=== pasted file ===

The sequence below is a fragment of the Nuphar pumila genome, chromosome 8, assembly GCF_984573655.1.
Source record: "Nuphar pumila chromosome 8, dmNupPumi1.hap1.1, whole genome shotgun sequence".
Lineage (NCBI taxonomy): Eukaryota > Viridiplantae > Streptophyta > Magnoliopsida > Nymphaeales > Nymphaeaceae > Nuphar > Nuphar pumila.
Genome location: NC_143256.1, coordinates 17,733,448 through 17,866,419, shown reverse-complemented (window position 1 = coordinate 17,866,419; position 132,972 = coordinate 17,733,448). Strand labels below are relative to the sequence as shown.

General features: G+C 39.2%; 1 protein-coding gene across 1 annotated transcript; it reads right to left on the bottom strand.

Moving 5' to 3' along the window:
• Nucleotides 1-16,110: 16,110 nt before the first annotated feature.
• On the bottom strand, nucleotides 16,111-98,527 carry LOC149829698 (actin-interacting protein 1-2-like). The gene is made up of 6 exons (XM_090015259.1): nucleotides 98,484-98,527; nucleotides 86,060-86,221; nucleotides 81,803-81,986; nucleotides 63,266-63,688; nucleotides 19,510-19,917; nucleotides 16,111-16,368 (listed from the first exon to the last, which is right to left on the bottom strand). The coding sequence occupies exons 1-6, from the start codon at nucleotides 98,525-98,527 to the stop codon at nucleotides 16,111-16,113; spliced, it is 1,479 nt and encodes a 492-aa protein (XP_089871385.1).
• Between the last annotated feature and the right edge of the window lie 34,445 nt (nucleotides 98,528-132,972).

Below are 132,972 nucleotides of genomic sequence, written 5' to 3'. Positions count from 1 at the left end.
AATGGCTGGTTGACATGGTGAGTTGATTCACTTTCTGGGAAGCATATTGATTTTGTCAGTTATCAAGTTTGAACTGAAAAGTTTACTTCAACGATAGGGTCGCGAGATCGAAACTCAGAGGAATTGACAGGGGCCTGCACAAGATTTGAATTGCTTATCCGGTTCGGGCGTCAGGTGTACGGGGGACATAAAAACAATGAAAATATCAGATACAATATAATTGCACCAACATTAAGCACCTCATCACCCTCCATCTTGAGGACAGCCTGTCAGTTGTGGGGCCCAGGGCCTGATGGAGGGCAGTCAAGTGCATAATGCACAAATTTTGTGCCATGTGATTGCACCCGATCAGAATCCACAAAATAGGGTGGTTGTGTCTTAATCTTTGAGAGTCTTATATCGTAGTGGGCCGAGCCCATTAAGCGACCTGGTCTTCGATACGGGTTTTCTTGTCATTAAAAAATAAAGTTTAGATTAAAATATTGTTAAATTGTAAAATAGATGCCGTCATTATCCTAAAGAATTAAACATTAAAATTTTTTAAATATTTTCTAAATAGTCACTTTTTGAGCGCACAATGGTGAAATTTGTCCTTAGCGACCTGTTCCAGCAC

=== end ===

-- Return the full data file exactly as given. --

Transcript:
The sequence below is a fragment of the Nuphar pumila genome, chromosome 8, assembly GCF_984573655.1.
Source record: "Nuphar pumila chromosome 8, dmNupPumi1.hap1.1, whole genome shotgun sequence".
Lineage (NCBI taxonomy): Eukaryota > Viridiplantae > Streptophyta > Magnoliopsida > Nymphaeales > Nymphaeaceae > Nuphar > Nuphar pumila.
Genome location: NC_143256.1, coordinates 17,733,448 through 17,866,419, shown reverse-complemented (window position 1 = coordinate 17,866,419; position 132,972 = coordinate 17,733,448). Strand labels below are relative to the sequence as shown.

General features: G+C 39.2%; 1 protein-coding gene across 1 annotated transcript; it reads right to left on the bottom strand.

Moving 5' to 3' along the window:
• Nucleotides 1-16,110: 16,110 nt before the first annotated feature.
• On the bottom strand, nucleotides 16,111-98,527 carry LOC149829698 (actin-interacting protein 1-2-like). The gene is made up of 6 exons (XM_090015259.1): nucleotides 98,484-98,527; nucleotides 86,060-86,221; nucleotides 81,803-81,986; nucleotides 63,266-63,688; nucleotides 19,510-19,917; nucleotides 16,111-16,368 (listed from the first exon to the last, which is right to left on the bottom strand). The coding sequence occupies exons 1-6, from the start codon at nucleotides 98,525-98,527 to the stop codon at nucleotides 16,111-16,113; spliced, it is 1,479 nt and encodes a 492-aa protein (XP_089871385.1).
• Between the last annotated feature and the right edge of the window lie 34,445 nt (nucleotides 98,528-132,972).

Below are 132,972 nucleotides of genomic sequence, written 5' to 3'. Positions count from 1 at the left end.
AATGGCTGGTTGACATGGTGAGTTGATTCACTTTCTGGGAAGCATATTGATTTTGTCAGTTATCAAGTTTGAACTGAAAAGTTTACTTCAACGATAGGGTCGCGAGATCGAAACTCAGAGGAATTGACAGGGGCCTGCACAAGATTTGAATTGCTTATCCGGTTCGGGCGTCAGGTGTACGGGGGACATAAAAACAATGAAAATATCAGATACAATATAATTGCACCAACATTAAGCACCTCATCACCCTCCATCTTGAGGACAGCCTGTCAGTTGTGGGGCCCAGGGCCTGATGGAGGGCAGTCAAGTGCATAATGCACAAATTTTGTGCCATGTGATTGCACCCGATCAGAATCCACAAAATAGGGTGGTTGTGTCTTAATCTTTGAGAGTCTTATATCGTAGTGGGCCGAGCCCATTAAGCGACCTGGTCTTCGATACGGGTTTTCTTGTCATTAAAAAATAAAGTTTAGATTAAAATATTGTTAAATTGTAAAATAGATGCCGTCATTATCCTAAAGAATTAAACATTAAAATTTTTTAAATATTTTCTAAATAGTCACTTTTTGAGCGCACAATGGTGAAATTTGTCCTTAGCGACCTGTTCCAGCAC